Depth (Z-) Buffers

As with all games, Z-buffering plays an important part when rendering the pixels to the screen. During the development of Britonia I have often run into a problems related to the Z-Buffer, so I thought it would be nice to share what I have learned about them and how to avoid these issues.

What are Depth Buffers?

Depth buffers (commonly referred to as Z- or W- buffers) are a means to check which pixels being rendered will occlude one another. This is achieved by creating a separate surface the same size as the back(colour-) buffer where the depth of each rendered pixel is stored. Then before any other colours competing for the same pixel are rendered, they must first pass the depth function test using the same position within the depth buffer. Typically this check is passed if the new depth is less than or equal to the current depth in the depth buffer, although it is possible to change the pass conditions.

Enabling and setting the depth function with the following:

// enable depth buffer checks
GraphicsDevice.RenderState.DepthBufferEnable = true;

// specify the pass criteria for pixels
GraphicsDevice.RenderState.DepthBufferFunction = CompareFunction.LessEqual;

// allow writing to the depth buffer
GraphicsDevice.RenderState.DepthBufferWriteEnable = true;

Z-buffering is when the z component of a transformed pixel is stored as the depth. This differs from W-buffering, which takes the homogeneous W-component as the depth value. Because most of today’s hardware has support for Z-buffering it is the more commonly of the two.

Depth buffer Formats and Resolution:

The precision that you will get from the depth buffer depends greatly on the format of the surface you choose to use as well as the near and far clip plane distances. Depth buffers are non linear, and the depth stored in the depth buffer is relative to the z coordinate. The maths can be a little confusing but put basically, you get more precision closer to the near plane as you do the further away you get. There is a Z-buffer calculator on this site here so you can test it out for yourself.

In that article he talks about the resolution of z, so instead of covering the same equation, I thought I’d do a little picture representation of the resolution of Z:

Photobucket
The depths are calculated using :
depth value = (1 << depth_format) * ( zFar / (zFar – zNear) + zFar * zNear / (zNear – zFar) / distance_of_object )

The graph above shows a 16-bit depth buffer. The closest depth (1.0f) has a value of 0, while the furthest depth (1000.0f) has a depth value of 65536 in the buffer. As you can see on the left of the x-axis although the increments in distance are only relatively small (1.1, 1.2 etc.), we actually have a huge difference in the depth values assigned to these positions, whilst towards the furthest distances, the differences in depth value is very small.

Hopefully you can see form this graph the importance of selecting as high a value as possible for the zNear distance. This is a pretty common mistake when starting out with directx/xna whereby the programmer defines a point extremely close to the camera for the zNear like 0.1f, but you can see from above that this wastes a lot of depth needlessly – especially considering that not many objects will actually be that close to the camera.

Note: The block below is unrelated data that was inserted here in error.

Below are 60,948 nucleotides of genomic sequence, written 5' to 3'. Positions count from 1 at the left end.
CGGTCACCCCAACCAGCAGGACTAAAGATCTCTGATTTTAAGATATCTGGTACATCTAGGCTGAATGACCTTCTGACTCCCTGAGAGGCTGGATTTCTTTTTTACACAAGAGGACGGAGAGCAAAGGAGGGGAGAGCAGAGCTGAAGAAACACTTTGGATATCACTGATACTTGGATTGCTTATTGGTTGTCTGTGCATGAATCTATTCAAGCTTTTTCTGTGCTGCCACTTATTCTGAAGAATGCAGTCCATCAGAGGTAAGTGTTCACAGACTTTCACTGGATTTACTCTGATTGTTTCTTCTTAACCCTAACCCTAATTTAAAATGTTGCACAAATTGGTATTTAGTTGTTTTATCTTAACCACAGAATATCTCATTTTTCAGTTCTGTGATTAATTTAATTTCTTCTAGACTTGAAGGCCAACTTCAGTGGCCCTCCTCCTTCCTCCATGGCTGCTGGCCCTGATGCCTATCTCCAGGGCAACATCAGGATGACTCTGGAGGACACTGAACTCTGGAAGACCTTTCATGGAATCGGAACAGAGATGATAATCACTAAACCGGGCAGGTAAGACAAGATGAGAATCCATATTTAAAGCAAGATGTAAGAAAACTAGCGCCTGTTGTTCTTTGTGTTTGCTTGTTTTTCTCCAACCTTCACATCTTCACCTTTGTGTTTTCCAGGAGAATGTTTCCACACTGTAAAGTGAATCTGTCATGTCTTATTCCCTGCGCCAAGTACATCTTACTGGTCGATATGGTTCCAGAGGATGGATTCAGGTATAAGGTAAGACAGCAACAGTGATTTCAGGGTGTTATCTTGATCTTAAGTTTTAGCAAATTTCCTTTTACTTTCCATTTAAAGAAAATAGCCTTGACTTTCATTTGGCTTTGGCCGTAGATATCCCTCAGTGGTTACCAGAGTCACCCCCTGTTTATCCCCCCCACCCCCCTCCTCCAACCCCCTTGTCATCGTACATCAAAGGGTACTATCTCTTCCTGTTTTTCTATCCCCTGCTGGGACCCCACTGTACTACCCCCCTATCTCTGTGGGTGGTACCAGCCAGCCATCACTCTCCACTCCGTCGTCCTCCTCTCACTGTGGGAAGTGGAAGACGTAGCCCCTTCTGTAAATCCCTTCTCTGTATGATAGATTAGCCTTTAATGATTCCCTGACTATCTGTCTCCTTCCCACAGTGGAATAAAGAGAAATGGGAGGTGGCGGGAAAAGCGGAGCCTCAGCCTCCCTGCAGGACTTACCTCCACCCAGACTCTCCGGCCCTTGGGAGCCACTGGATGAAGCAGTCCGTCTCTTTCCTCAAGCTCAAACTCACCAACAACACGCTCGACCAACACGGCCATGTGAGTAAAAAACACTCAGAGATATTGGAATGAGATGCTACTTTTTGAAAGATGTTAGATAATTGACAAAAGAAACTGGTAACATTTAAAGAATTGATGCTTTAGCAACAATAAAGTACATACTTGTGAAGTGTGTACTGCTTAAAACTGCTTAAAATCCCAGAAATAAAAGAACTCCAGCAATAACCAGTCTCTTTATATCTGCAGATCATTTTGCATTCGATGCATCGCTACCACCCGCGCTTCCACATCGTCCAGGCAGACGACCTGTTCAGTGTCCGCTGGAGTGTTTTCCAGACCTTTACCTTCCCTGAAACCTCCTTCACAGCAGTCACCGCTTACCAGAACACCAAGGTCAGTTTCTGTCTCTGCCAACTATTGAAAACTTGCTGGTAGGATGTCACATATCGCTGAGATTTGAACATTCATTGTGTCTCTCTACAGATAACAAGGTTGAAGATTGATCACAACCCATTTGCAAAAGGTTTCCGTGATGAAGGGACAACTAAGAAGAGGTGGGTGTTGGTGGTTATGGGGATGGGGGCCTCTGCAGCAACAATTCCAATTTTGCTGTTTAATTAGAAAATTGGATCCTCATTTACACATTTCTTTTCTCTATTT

Similarly, you should also pick sensible values for the zFar distance.

Planet Rendering

Of course when rendering planets, the distances involved mean you would very quickly have problems considering the depths distances involved if you were to use constant values as the near and far plane distances. As you can imagine, this isn’t that difficult to overcome, but I wanted to mention it so you have a reference.

For each individual planet in Britonia, I dynamically adjust the near and far clip plane distances based on the closest point on the planet sphere and the furthest point. Even using 16-bit depth buffers and realistic planet sizes there are no visible artifacts (anymore).

Photobucket

Creating, Caching and Restoring the DepthBuffers

Creating a depth buffer is very straight forward. In XNA the depth buffer is created and on the graphics device like so:

Graphics.GraphicsDevice.DepthStencilBuffer = new DepthStencilBuffer(Graphics.GraphicsDevice, width, height, DepthFormat.Depth16);

It is worth noting that if you wish to use a stencil buffer when rendering your scene, then this shares the same surface as the depthbuffer, and you will have to sacrifice some bits per pixel for this stencil buffer. As example would be:

Graphics.GraphicsDevice.DepthStencilBuffer = new DepthStencilBuffer(Graphics.GraphicsDevice, width, height, DepthFormat.Depth15Stencil1);

The last thing I’d like to mention is the ability to store the depth buffer for your scenes, which can be restored and used again later. Again this is quite easy to do:

// Cache the current depth buffer
DepthStencilBuffer old = GraphicsDevice.DepthStencilBuffer;

// Set our custom depth buffer
GraphicsDevice.DepthStencilBuffer = shadowDepthBuffer;

As an example of how this may be benefical: In britonia I store the depth buffer for each planet during the planet rendering phase. This is then later restored when rendering the ground objects on the closest planet. This is required because of the swapping of depth buffers with multiple planets as mentioned above.

I hope this article was at least partitially helpful.

If you feel like reading up some more, you can find the MSDN article here.

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  1. Creating a Planet : Geometry :

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